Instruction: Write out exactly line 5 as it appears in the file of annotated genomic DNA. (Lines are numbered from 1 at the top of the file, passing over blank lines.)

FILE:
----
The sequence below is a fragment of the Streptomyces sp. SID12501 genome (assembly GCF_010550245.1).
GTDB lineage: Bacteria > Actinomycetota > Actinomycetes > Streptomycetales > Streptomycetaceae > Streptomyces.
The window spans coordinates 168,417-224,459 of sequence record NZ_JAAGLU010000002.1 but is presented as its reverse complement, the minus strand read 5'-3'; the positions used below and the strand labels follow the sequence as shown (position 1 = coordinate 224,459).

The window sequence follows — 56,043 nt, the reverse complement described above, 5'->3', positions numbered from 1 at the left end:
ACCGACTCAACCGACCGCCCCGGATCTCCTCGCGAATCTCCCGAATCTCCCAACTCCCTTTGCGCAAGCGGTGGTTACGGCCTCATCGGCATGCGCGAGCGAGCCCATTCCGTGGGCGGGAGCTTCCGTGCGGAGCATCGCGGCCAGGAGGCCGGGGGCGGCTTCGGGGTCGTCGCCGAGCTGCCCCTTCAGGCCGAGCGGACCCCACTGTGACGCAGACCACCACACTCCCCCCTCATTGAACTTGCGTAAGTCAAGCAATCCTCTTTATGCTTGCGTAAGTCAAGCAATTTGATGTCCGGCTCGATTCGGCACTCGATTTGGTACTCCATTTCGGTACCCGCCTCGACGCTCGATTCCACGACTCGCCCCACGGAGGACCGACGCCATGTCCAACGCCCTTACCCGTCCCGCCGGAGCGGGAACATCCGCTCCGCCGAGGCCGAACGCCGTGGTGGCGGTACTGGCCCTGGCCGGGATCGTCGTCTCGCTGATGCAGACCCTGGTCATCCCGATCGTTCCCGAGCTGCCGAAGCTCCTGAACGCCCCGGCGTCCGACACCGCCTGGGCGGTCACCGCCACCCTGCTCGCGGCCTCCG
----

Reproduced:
ACCGACTCAACCGACCGCCCCGGATCTCCTCGCGAATCTCCCGAATCTCCCAACTCCCTTTGCGCAAGCGGTGGTTACGGCCTCATCGGCATGCGCGAGCGAGCCCATTCCGTGGGCGGGAGCTTCCGTGCGGAGCATCGCGGCCAGGAGGCCGGGGGCGGCTTCGGGGTCGTCGCCGAGCTGCCCCTTCAGGCCGAGCGGACCCCACTGTGACGCAGACCACCACACTCCCCCCTCATTGAACTTGCGTAAGTCAAGCAATCCTCTTTATGCTTGCGTAAGTCAAGCAATTTGATGTCCGGCTCGATTCGGCACTCGATTTGGTACTCCATTTCGGTACCCGCCTCGACGCTCGATTCCACGACTCGCCCCACGGAGGACCGACGCCATGTCCAACGCCCTTACCCGTCCCGCCGGAGCGGGAACATCCGCTCCGCCGAGGCCGAACGCCGTGGTGGCGGTACTGGCCCTGGCCGGGATCGTCGTCTCGCTGATGCAGACCCTGGTCATCCCGATCGTTCCCGAGCTGCCGAAGCTCCTGAACGCCCCGGCGTCCGACACCGCCTGGGCGGTCACCGCCACCCTGCTCGCGGCCTCCG